Breeding schemes for crosspollinated crops

There are many types of breeding programs, some more complex than others. Which breeding method to employ depends entirely on the breeder's goal. Ideally, potential breeders understand the benefits and drawbacks of each strategy, so a suitable strategy can be chosen to achieve the desired goal. The breeder's personal preference always comes into play when choosing a breeding program. Previous successes may influence a breeder to use one specific breeding strategy over another. Some breeders rely heavily on science and statistics when analyzing the performance of their hybrids or progeny. Others consider breeding more of an art, and select based on feeling. Over the course of a breeding program, a breeder will often use more than one method to achieve various aspects of the goal.

When breeding cross-pollinators, we discuss hybrid performance in terms of combining ability—the ability of an inbred line to give characteristic performance in hybrid combinations with other lines. The progenies are tested lor performance as populations and related back to the parental generation, Some often-used measures of performance are general combining ability (GCA) and specific combining ability (SCA). General combining ability is the average or overall performance of a given line in hybrid combinations open-pollinated with other lines.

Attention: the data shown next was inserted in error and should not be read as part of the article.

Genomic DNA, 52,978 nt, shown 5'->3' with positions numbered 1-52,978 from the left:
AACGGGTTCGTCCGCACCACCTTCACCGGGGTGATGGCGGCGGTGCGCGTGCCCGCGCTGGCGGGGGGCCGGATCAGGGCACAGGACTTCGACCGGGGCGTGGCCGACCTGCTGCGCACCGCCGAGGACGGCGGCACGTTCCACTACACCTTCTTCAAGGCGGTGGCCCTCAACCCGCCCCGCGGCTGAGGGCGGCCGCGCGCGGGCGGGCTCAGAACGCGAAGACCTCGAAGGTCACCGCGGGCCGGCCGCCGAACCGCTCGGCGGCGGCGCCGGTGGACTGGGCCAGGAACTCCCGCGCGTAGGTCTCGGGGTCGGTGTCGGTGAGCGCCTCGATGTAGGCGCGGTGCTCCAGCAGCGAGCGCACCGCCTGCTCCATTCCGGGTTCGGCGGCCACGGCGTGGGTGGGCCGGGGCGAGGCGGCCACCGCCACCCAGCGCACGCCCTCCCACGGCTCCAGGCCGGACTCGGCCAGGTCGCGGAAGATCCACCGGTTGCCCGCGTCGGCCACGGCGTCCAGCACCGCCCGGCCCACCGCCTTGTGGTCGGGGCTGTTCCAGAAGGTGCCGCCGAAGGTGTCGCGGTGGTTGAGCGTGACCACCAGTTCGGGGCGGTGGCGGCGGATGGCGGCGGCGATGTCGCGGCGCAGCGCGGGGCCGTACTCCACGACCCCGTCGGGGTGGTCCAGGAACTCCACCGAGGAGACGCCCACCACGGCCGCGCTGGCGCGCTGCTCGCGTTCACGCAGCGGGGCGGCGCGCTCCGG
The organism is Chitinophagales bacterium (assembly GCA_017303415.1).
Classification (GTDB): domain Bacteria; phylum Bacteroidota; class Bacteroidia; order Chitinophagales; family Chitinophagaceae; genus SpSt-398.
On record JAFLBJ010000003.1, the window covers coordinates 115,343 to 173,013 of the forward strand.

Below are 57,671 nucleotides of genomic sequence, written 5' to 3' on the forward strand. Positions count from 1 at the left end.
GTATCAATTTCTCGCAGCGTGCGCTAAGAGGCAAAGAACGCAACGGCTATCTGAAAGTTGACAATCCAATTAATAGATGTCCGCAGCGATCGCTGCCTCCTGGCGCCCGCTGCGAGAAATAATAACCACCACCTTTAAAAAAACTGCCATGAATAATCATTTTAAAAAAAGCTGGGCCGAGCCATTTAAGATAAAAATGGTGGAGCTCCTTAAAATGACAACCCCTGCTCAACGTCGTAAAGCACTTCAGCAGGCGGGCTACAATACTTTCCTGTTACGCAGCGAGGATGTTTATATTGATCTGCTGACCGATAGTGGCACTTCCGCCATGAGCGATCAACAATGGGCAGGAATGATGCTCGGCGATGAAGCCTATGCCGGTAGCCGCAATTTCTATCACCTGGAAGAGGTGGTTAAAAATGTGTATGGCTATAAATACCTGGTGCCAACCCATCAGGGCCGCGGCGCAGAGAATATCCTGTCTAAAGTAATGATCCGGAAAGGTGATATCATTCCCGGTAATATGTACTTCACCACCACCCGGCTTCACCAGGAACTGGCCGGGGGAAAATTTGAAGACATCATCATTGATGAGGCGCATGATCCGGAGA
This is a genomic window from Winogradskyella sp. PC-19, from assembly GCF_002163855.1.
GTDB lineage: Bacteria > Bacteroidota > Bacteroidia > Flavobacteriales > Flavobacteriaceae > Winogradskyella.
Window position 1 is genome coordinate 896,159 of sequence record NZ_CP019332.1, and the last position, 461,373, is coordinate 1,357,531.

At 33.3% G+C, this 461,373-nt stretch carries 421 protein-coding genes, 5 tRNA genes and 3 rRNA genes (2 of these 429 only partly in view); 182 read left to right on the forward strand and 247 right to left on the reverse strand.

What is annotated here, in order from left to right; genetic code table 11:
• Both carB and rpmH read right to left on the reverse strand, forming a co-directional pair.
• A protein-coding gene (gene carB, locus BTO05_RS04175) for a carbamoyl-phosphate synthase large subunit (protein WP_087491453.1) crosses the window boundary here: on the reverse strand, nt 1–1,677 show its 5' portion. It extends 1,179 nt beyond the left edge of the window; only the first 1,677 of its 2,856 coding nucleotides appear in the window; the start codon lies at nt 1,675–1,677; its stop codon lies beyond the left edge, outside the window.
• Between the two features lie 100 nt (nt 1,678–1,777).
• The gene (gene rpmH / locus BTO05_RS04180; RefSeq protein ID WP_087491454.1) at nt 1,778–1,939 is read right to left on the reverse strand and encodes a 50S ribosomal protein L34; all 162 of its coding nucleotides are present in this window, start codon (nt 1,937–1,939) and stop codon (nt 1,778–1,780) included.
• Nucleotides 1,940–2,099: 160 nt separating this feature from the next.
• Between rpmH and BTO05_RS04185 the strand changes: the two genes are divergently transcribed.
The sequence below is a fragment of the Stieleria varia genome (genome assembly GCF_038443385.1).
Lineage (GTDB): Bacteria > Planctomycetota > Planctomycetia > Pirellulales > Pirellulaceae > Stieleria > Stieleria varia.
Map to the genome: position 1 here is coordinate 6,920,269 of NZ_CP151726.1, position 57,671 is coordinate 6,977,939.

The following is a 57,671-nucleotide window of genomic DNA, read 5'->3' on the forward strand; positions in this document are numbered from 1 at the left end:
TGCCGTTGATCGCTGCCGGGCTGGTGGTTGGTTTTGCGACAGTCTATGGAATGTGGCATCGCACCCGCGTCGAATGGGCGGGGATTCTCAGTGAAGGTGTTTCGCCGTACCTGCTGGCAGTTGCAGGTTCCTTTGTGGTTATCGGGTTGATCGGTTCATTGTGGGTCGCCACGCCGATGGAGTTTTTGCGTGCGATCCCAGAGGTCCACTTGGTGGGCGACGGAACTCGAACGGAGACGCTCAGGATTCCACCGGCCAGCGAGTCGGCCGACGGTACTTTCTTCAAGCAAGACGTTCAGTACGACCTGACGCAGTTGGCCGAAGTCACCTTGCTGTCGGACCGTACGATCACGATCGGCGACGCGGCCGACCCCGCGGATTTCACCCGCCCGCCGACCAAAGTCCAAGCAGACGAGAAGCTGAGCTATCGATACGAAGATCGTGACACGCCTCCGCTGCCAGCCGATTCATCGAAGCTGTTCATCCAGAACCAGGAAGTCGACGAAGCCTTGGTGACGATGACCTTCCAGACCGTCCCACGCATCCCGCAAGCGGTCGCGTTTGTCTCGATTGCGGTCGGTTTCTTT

Specific combining ability is the performance of a specific line, as compared to other lines, when crossed with the same specific pollen source.

Open pollination is a very low effort type of seed production and involves minimal, if any, selection. Seeds are planted, grown to maturity, and allowed to interbreed. Off-types, or plants that do not represent the defining characteristics of the variety, are rogued from the breeding population, to ensure the variety remains pure and true to type. Inbred lines, and other populations maintained through open pollination, are often bred by one person, and then produced for commercial production and release by others. Some breeders create true-breeding populations, then licence them to other companies who plant them and expand the seed populations by growing out many, many plants and allowing them all to fully seed. This is called a seed-increase.

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